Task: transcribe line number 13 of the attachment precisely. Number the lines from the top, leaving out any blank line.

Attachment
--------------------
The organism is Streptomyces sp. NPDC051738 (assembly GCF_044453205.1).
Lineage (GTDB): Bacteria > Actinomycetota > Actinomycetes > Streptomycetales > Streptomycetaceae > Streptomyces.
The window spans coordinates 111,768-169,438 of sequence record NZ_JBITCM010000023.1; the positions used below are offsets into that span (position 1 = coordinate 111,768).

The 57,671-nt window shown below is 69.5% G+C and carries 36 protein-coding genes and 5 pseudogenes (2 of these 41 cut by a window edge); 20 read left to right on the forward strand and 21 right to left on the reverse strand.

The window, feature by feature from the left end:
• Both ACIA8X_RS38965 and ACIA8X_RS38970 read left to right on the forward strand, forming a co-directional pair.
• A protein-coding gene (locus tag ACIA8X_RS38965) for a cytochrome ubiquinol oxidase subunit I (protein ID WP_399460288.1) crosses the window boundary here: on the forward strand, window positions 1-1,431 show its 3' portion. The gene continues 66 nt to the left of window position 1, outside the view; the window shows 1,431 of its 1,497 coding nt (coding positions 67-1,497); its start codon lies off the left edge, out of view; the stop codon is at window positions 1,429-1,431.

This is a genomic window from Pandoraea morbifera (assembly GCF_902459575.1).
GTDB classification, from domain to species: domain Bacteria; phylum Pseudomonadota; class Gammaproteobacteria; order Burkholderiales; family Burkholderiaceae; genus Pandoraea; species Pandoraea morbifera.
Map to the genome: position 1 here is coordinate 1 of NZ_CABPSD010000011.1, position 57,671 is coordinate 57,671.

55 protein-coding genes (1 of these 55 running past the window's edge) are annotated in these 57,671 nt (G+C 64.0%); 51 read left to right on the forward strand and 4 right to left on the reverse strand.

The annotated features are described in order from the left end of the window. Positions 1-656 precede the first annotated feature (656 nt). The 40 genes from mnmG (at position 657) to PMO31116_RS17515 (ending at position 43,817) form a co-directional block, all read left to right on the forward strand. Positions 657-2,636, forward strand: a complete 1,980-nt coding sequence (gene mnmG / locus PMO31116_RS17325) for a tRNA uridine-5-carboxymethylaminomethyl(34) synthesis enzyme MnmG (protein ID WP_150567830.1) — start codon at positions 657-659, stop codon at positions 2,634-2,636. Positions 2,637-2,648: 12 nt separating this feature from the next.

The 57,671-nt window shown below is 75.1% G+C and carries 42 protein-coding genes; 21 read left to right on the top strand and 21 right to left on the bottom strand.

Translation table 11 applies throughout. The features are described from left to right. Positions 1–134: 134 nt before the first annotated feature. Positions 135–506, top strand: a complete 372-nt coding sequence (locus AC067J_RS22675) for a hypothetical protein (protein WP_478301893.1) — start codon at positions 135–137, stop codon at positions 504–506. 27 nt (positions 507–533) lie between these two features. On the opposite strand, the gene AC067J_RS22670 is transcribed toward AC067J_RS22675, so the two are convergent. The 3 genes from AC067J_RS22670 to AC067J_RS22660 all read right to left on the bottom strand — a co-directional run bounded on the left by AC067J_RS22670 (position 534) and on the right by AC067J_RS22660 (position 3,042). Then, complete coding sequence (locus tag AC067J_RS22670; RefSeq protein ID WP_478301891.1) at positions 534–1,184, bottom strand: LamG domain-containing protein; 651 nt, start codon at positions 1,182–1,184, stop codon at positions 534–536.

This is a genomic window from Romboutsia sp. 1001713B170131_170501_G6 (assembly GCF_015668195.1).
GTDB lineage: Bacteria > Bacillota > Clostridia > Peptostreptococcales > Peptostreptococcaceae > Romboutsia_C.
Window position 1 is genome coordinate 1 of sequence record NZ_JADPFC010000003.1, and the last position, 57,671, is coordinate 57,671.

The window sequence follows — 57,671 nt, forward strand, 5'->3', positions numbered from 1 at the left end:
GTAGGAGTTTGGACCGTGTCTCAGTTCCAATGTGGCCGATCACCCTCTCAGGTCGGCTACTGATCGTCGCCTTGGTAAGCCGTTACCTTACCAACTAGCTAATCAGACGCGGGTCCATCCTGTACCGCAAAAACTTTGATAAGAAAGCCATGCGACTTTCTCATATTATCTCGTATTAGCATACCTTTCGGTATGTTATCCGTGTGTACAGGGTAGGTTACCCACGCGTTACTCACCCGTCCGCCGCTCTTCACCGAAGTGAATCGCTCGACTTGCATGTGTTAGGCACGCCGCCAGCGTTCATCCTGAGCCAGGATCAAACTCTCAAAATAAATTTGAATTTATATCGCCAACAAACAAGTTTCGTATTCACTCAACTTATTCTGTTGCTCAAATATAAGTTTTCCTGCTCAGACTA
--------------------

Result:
The 57,671-nt window shown below is 75.1% G+C and carries 42 protein-coding genes; 21 read left to right on the top strand and 21 right to left on the bottom strand.